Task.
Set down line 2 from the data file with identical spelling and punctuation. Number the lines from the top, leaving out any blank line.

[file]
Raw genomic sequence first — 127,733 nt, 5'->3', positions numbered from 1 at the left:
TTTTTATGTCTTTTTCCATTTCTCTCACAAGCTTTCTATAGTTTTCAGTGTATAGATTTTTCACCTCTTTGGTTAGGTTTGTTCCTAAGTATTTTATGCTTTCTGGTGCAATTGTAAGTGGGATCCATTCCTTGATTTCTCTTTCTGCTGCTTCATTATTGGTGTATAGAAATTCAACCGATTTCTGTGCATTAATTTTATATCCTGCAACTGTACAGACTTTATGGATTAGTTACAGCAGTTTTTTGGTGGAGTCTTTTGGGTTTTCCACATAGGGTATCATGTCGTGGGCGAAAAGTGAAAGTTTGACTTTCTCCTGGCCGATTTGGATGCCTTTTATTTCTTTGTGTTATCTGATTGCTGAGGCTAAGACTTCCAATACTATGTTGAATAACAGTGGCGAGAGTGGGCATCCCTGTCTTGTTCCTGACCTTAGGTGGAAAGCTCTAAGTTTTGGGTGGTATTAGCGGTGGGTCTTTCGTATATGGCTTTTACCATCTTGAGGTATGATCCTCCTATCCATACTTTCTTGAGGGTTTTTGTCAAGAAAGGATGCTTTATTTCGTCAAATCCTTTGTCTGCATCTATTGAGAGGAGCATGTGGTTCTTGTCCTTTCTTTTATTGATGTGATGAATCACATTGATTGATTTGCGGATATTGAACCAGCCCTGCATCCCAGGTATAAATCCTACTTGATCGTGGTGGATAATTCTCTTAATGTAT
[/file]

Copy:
TTTTTATGTCTTTTTCCATTTCTCTCACAAGCTTTCTATAGTTTTCAGTGTATAGATTTTTCACCTCTTTGGTTAGGTTTGTTCCTAAGTATTTTATGCTTTCTGGTGCAATTGTAAGTGGGATCCATTCCTTGATTTCTCTTTCTGCTGCTTCATTATTGGTGTATAGAAATTCAACCGATTTCTGTGCATTAATTTTATATCCTGCAACTGTACAGACTTTATGGATTAGTTACAGCAGTTTTTTGGTGGAGTCTTTTGGGTTTTCCACATAGGGTATCATGTCGTGGGCGAAAAGTGAAAGTTTGACTTTCTCCTGGCCGATTTGGATGCCTTTTATTTCTTTGTGTTATCTGATTGCTGAGGCTAAGACTTCCAATACTATGTTGAATAACAGTGGCGAGAGTGGGCATCCCTGTCTTGTTCCTGACCTTAGGTGGAAAGCTCTAAGTTTTGGGTGGTATTAGCGGTGGGTCTTTCGTATATGGCTTTTACCATCTTGAGGTATGATCCTCCTATCCATACTTTCTTGAGGGTTTTTGTCAAGAAAGGATGCTTTATTTCGTCAAATCCTTTGTCTGCATCTATTGAGAGGAGCATGTGGTTCTTGTCCTTTCTTTTATTGATGTGATGAATCACATTGATTGATTTGCGGATATTGAACCAGCCCTGCATCCCAGGTATAAATCCTACTTGATCGTGGTGGATAATTCTCTTAATGTAT